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The Declaration of Four

On the Necessity and Principles of a New International

(August 1933)

Written: 26 August 1933
Published: Joint Declaration for New Internat’l, The Militant, Vol. VI No. 44, 23 September 1933, pp. 1 & 2.
Republished: For the Fourth International, The Militant, Vol. VII No 17, 21 April 1934, p. 4.

In full realization of the great historic responsibility that devolved upon them, the undersigned organizations have unanimously decided to combine their forces for joint work for the regeneration of the revolutionary proletarian movement on an international scale. As the basis for their activity, they lay down the following principles:

1. The mortal crisis of imperialist capitalism, which has taken the props out from under reformism (Social Democracy, the Second International, the bureaucracy of the International Federation of Trade Unions, poses imperatively the question of the break with reformist policy and of the revolutionary struggle for the conquest of power and the establishment of the proletarian dictatorship as the only means for the transformation of capitalist society into a socialist society.

2. The problem of the proletarian revolution bears, by its very nature, an international character. The proletariat can build a complete socialist society only on the basis of the world division of labor and world cooperation. The undersigned categorically reject, therefore, the theory of “socialism in one country,” which undermines the very foundation of proletarian internationalism.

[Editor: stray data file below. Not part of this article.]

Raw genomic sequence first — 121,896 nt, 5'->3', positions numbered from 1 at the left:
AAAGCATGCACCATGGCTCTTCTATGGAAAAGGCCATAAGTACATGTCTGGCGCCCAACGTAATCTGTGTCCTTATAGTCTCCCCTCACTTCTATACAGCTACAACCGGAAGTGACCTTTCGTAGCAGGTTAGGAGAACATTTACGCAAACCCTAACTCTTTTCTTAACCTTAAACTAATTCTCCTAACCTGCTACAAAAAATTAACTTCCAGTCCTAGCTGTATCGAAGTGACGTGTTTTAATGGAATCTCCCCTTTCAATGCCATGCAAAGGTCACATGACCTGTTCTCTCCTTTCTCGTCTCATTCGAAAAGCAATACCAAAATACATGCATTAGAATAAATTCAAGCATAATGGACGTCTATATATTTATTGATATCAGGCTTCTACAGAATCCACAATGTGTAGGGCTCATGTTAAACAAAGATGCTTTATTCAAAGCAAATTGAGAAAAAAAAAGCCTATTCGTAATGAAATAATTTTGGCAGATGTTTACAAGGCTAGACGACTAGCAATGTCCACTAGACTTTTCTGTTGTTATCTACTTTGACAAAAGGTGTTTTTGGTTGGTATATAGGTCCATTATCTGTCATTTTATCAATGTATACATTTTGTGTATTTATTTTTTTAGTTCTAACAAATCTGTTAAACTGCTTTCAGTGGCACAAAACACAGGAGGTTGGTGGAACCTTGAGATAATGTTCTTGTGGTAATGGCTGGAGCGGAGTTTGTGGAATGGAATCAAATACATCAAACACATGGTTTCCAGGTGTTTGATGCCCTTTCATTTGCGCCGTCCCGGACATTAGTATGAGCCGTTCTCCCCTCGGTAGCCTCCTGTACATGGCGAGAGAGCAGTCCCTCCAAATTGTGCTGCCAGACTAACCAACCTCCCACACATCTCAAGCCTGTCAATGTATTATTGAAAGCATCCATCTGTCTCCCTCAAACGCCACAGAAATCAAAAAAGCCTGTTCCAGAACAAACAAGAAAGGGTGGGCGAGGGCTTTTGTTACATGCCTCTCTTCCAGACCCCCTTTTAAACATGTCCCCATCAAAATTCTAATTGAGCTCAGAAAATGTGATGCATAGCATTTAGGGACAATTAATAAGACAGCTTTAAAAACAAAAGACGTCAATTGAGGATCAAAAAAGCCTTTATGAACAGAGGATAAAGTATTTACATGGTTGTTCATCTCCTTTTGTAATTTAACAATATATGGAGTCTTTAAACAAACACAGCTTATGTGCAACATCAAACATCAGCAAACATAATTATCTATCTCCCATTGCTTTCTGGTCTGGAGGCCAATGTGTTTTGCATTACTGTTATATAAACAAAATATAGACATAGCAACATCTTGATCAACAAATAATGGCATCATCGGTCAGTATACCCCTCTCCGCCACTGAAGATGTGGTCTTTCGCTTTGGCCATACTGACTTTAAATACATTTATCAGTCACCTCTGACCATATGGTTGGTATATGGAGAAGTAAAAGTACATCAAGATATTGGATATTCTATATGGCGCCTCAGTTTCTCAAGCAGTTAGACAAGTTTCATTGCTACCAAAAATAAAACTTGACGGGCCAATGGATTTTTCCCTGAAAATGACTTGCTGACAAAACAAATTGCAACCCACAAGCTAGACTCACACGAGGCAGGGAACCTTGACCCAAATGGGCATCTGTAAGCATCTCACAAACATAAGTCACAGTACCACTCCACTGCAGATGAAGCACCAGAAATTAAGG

3. No less energetically must be rejected the theory of the Austro-Marxists, centrists and left reformists who, under the pretext of the international character of the socialist revolution, advocate an expectant passivity with regard to their own country, thereby in reality delivering the proletariat into the hands of fascism. A proletarian party that evades the seizure of power under the present historic conditions commits the worst of betrayals. The victorious proletariat of one country must strengthen its national dictatorship by socialist construction, which remains of necessity incomplete and contradictory until the working class seizes political power in at least a few advanced capitalist countries. Simultaneously, the victorious working class of one country must direct all its efforts to the extension of the socialist revolution to other countries. The contradiction between the national character of the seizure of power and the international character of socialist society can be resolved only by courageous revolutionary action.